ArtIII.S2.C1.6.9.3 Third Party Standing

Article III, Section 2, Clause 1:

The judicial Power shall extend to all Cases, in Law and Equity, arising under this Constitution, the Laws of the United States, and Treaties made, or which shall be made, under their Authority;—to all Cases affecting Ambassadors, other public Ministers and Consuls;—to all Cases of admiralty and maritime Jurisdiction; to Controversies to which the United States shall be a Party;—to Controversies between two or more States; between a State and Citizens of another State, between Citizens of different States,—between Citizens of the same State claiming Lands under Grants of different States, and between a State, or the Citizens thereof, and foreign States, Citizens or Subjects.

Second, as discussed above, the Supreme Court has stated that courts may refuse to allow litigants who have suffered an injury-in-fact to rest their claims for relief on third parties’ rights.1 The Court has characterized such prudential restraints as “not constitutionally mandated” and “designed to minimize unwarranted intervention into controversies where the applicable constitutional questions are ill-defined and speculative.” 2 Although the Court has found prudential standing to be present in several cases,3 it has shown a reluctance to allow litigants to assert the rights of third parties because those parties may not need or wish to assert those rights, and courts prefer to avoid unnecessary decisions on constitutional issues.4 Furthermore, a litigant may be a less effective advocate for the third parties’ rights than the third parties themselves.5

Barrows v. Jackson illustrates the prudential application of “third-party standing.” 6 In that case, homeowners sued a neighbor for the alleged breach of a private covenant forbidding the use and occupancy of homes in the neighborhood by “non-Caucasians.” 7 The Court had previously held that the Fourteenth Amendment forbade a state court from enforcing such racially restrictive covenants against African-American purchasers of real estate through the award of damages.8 However, in Barrows, no African-Americans had appeared before the court to assert their constitutional rights, and, indeed, the Court found that it would have been difficult for them to do so because they were not property owners subject to the covenant.9 But the Court waived the normal prudential standing rule against third-party standing and determined that the defendant property owner could rely upon the state court’s interference with third-party rights in her defense because: (1) she would suffer injury if she lost by having to pay damages for breach of the covenant; and (2) the African-Americans (i.e., the third parties) who would be injured by the enforcement of the covenant were unlikely to be able to assert their constitutional rights themselves.10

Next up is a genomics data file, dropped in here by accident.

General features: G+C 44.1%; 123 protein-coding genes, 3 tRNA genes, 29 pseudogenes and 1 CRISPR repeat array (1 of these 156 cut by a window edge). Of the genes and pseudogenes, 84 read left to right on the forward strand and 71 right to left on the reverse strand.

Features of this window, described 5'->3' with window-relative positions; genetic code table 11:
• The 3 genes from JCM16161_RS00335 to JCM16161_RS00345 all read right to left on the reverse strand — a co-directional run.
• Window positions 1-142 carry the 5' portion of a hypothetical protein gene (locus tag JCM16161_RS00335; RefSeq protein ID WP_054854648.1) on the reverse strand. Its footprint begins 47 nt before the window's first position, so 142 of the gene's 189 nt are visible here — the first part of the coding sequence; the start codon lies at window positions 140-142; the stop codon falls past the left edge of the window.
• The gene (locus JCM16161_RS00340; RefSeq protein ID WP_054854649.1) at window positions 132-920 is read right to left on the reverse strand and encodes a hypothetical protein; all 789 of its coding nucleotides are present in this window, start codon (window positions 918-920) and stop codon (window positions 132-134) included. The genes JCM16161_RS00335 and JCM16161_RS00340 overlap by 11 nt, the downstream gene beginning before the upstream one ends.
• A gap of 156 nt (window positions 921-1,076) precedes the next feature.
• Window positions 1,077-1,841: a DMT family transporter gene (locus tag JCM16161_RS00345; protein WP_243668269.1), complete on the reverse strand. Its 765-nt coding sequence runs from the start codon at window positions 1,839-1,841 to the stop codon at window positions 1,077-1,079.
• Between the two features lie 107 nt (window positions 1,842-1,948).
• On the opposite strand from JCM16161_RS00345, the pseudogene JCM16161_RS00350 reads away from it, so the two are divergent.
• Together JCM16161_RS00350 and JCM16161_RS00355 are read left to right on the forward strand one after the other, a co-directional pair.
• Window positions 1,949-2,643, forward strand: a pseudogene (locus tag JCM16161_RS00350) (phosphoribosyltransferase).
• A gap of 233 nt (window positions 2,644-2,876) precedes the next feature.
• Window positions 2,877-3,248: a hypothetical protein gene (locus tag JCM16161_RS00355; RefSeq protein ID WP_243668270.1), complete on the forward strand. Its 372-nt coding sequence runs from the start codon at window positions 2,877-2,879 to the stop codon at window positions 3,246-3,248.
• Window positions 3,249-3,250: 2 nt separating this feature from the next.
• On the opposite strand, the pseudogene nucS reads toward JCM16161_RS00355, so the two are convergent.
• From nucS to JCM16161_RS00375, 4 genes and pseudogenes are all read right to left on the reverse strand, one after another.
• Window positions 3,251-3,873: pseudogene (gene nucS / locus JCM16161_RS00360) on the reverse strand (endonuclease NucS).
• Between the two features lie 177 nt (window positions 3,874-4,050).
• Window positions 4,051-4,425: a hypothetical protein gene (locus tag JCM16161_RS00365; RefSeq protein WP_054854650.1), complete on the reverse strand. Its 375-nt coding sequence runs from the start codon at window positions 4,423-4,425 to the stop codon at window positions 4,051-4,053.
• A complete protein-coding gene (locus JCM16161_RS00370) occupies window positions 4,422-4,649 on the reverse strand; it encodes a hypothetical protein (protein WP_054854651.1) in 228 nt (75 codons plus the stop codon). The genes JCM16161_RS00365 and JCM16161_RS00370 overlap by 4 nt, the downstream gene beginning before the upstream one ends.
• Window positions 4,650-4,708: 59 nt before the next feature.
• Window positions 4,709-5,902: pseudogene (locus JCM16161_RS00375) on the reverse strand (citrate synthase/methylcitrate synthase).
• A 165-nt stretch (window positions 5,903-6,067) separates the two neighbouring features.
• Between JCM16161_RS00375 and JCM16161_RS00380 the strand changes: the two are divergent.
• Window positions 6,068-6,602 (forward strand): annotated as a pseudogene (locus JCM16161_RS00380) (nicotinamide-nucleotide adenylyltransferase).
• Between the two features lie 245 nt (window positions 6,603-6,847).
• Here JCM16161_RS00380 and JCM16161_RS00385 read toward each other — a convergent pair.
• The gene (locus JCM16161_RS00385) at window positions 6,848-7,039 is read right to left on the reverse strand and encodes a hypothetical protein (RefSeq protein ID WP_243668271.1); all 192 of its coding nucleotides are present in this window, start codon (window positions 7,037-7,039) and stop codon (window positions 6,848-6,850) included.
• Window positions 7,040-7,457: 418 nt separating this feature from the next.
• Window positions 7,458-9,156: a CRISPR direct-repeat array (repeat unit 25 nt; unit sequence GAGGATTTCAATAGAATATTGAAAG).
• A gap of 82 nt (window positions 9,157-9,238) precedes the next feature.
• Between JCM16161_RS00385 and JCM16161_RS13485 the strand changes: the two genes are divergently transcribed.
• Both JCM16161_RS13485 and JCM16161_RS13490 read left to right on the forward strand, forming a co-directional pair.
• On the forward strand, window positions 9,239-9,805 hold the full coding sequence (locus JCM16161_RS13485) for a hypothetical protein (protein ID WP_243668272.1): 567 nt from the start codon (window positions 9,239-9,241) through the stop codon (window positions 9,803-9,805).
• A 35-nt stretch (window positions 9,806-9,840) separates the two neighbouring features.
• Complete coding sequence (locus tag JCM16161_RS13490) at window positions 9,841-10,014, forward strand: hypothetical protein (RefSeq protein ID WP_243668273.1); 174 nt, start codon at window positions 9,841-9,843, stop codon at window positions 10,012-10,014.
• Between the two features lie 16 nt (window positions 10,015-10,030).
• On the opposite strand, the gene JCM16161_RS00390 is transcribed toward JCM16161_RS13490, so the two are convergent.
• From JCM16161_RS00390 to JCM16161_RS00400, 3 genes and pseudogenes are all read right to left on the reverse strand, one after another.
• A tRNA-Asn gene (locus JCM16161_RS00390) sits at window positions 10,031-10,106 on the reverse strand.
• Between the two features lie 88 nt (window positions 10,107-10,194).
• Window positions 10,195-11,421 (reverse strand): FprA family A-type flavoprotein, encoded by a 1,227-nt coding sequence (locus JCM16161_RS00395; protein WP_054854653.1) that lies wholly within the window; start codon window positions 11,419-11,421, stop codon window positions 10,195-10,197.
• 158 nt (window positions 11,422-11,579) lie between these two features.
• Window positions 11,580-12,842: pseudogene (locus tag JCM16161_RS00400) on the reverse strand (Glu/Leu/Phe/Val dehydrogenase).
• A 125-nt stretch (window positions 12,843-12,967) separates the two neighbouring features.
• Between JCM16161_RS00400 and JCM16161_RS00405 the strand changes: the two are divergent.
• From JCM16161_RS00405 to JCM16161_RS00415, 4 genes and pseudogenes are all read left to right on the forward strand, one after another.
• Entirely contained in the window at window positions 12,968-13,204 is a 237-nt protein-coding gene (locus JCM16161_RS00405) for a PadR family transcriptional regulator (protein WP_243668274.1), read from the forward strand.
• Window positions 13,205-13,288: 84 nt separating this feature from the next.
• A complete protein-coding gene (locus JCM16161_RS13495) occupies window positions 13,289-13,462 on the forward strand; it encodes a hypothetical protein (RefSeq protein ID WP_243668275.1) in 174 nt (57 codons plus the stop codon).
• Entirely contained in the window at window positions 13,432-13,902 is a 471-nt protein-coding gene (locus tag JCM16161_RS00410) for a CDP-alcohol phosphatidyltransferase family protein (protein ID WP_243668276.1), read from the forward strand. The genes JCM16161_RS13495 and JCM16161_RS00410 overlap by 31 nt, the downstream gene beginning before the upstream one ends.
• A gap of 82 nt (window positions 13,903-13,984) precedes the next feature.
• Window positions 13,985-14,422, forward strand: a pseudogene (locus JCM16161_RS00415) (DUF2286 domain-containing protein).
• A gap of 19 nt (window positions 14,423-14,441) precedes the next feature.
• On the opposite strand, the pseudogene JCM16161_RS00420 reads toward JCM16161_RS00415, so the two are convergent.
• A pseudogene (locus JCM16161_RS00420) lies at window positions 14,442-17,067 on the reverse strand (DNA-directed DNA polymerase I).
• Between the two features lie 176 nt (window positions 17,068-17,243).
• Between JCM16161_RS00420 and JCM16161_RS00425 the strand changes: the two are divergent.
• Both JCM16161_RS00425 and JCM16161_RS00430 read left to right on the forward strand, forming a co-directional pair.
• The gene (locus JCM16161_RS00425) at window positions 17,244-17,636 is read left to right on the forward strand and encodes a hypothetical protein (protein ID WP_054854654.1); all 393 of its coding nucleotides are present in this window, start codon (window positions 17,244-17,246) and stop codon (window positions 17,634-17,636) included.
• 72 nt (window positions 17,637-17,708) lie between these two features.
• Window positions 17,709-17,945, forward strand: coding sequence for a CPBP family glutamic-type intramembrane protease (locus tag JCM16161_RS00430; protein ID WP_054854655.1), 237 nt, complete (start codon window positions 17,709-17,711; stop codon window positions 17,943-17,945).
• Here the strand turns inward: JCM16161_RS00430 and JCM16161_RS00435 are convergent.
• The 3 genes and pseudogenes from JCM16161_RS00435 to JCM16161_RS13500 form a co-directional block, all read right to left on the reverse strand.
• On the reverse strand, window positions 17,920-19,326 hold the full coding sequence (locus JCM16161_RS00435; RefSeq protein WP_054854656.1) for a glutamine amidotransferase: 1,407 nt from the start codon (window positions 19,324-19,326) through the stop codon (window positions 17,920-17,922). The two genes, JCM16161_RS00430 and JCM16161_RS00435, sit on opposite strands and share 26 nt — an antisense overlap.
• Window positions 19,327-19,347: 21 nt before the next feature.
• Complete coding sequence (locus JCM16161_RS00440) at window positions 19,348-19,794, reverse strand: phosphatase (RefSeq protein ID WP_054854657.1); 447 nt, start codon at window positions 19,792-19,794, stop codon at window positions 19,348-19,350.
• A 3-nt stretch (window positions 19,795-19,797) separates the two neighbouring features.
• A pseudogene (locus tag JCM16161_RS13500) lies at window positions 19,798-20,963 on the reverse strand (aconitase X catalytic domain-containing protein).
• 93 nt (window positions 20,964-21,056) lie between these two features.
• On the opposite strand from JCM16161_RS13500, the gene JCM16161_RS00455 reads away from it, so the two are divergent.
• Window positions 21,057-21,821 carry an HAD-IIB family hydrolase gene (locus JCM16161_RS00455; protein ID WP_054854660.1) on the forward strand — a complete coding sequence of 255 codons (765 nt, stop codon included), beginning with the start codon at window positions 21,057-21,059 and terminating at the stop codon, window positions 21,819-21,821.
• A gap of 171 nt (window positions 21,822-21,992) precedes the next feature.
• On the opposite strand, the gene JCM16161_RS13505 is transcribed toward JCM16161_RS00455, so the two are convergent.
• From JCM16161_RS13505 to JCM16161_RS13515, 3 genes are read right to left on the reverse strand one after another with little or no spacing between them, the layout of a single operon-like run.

Thus, although a litigant may not generally challenge government action on the grounds that it infringes another’s rights,11 it may do so in certain narrowly defined contexts. As this section has discussed, standing may be found when a litigant challenges a statute as unconstitutionally overbroad on its face in violation of the First Amendment12 or when the litigant suffers some injury and third parties whose rights the litigant relies upon face an obstacle to protecting their own interests.13 The Supreme Court has also permitted criminal defendants to challenge their convictions by asserting the rights of persons not before the Court whose rights would be negatively affected by enforcement of the law in question.14 These circumstances are relevant to a prudential standing inquiry as well as to constitutional standing.

Warth v. Seldin, 422 U.S. 490, 499–500 (1975) ( “Second, even when the plaintiff has alleged injury sufficient to meet the ‘case or controversy’ requirement, this Court has held that the plaintiff generally must assert his own legal rights and interests, and cannot rest his claim to relief on the legal rights or interests of third parties.” ). back
Renne v. Geary, 501 U.S. 312, 314, 320 (1991) (holding that a political party could not assert the rights of candidates for nonpartisan political office where “no obvious barrier exist[ed] that would prevent a candidate from asserting his or her own rights” ). back